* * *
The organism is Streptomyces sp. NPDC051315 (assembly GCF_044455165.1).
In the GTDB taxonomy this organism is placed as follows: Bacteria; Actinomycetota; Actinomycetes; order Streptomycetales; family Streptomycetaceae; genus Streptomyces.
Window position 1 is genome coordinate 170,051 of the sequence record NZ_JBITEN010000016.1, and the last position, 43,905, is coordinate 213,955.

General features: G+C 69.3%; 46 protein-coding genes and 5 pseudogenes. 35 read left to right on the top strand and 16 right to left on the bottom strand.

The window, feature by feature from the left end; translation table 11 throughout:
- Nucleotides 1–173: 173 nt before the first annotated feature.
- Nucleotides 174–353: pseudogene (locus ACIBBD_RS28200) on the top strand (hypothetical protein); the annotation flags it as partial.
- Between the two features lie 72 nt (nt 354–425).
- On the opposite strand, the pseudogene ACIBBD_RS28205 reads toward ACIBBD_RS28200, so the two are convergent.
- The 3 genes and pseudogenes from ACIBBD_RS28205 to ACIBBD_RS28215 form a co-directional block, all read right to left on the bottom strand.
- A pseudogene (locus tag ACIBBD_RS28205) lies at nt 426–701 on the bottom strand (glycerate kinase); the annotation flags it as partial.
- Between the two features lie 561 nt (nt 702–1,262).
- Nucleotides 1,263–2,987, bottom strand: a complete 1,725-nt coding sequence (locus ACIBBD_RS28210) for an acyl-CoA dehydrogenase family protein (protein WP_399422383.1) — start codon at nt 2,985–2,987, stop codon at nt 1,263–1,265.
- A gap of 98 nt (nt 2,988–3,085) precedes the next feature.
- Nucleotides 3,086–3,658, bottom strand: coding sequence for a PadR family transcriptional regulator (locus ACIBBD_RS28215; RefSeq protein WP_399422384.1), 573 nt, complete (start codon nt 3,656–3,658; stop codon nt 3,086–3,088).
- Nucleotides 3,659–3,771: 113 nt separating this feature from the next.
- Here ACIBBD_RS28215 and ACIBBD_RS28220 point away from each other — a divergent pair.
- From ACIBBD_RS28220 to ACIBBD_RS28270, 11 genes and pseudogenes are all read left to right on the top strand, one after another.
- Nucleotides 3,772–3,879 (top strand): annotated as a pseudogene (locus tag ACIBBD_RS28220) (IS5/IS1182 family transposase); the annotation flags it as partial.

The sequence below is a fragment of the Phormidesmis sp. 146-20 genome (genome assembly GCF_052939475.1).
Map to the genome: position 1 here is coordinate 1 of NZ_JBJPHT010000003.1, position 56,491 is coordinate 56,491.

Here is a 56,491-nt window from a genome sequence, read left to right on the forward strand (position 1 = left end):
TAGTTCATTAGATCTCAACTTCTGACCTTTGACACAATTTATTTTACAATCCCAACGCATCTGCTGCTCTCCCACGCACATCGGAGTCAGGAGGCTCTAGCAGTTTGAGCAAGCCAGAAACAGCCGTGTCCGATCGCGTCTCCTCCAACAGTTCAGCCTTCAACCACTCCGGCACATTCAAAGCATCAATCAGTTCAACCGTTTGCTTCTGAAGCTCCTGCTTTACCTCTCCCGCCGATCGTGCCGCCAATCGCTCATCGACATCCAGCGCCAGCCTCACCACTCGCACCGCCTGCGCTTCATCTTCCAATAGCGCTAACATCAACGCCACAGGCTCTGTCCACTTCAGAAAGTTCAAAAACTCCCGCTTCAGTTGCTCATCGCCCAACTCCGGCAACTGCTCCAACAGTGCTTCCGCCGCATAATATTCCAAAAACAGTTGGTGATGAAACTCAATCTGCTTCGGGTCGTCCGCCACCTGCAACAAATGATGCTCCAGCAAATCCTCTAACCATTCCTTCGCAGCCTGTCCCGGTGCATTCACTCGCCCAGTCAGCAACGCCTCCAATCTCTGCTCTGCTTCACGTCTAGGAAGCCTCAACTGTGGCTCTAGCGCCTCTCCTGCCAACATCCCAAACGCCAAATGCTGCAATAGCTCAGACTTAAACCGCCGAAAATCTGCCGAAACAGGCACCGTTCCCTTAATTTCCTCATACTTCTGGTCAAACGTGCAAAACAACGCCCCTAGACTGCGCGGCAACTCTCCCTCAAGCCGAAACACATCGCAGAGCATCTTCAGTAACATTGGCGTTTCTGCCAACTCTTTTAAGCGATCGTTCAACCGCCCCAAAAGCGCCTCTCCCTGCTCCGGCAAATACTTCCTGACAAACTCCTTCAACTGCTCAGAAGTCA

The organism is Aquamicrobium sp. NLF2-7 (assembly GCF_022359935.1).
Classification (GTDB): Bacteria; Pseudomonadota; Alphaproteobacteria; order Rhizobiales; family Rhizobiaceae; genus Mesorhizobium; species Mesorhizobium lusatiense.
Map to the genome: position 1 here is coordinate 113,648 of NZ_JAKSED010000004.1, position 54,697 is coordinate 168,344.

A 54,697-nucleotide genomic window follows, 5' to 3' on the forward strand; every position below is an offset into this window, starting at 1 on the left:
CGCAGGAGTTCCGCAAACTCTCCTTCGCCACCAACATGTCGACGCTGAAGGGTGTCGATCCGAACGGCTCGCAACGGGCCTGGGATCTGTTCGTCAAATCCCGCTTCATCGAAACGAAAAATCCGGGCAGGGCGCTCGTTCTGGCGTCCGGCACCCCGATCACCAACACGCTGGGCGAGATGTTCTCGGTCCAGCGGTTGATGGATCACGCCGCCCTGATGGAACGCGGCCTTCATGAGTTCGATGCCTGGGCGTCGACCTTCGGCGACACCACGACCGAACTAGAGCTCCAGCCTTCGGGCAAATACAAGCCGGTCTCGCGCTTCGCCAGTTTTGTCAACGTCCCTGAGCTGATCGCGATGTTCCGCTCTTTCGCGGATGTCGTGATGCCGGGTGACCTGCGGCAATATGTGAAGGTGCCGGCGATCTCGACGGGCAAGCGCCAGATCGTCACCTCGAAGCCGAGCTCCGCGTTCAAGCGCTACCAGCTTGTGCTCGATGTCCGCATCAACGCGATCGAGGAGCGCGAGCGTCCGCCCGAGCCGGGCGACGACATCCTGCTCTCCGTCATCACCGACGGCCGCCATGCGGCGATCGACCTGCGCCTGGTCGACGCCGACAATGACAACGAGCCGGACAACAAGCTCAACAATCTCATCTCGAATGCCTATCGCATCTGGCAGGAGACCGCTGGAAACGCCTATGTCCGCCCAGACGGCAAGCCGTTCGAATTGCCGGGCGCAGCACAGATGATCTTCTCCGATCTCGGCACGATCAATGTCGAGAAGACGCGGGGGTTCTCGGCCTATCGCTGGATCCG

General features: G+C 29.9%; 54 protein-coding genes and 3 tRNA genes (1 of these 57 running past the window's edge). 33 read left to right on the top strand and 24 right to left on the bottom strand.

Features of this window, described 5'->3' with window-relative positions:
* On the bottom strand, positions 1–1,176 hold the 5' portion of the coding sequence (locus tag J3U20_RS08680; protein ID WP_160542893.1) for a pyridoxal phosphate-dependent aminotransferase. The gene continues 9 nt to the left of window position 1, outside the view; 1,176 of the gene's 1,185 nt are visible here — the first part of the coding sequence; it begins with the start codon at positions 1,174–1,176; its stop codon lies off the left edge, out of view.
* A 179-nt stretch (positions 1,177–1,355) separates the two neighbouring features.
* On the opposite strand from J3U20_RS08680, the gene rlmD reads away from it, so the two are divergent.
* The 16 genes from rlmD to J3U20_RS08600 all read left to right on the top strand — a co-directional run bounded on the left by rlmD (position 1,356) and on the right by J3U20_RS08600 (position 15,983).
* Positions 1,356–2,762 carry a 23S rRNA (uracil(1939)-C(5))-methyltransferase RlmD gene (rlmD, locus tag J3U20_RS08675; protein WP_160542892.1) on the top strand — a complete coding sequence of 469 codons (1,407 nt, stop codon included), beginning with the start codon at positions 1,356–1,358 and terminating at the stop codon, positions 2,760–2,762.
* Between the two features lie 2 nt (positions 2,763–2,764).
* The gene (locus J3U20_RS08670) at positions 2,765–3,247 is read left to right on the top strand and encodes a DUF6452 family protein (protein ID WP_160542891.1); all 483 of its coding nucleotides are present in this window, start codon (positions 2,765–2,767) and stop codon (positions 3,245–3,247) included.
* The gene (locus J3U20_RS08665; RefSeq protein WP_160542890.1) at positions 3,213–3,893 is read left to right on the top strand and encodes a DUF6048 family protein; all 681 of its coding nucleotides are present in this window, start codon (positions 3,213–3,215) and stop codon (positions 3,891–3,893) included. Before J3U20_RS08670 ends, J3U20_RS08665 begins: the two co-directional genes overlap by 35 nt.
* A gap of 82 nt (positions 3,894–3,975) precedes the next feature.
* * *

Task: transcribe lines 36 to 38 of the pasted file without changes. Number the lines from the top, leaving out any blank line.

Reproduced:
* Between the two features lie 2 nt (positions 2,763–2,764).
* The gene (locus J3U20_RS08670) at positions 2,765–3,247 is read left to right on the top strand and encodes a DUF6452 family protein (protein ID WP_160542891.1); all 483 of its coding nucleotides are present in this window, start codon (positions 2,765–2,767) and stop codon (positions 3,245–3,247) included.
* The gene (locus J3U20_RS08665; RefSeq protein WP_160542890.1) at positions 3,213–3,893 is read left to right on the top strand and encodes a DUF6048 family protein; all 681 of its coding nucleotides are present in this window, start codon (positions 3,213–3,215) and stop codon (positions 3,891–3,893) included. Before J3U20_RS08670 ends, J3U20_RS08665 begins: the two co-directional genes overlap by 35 nt.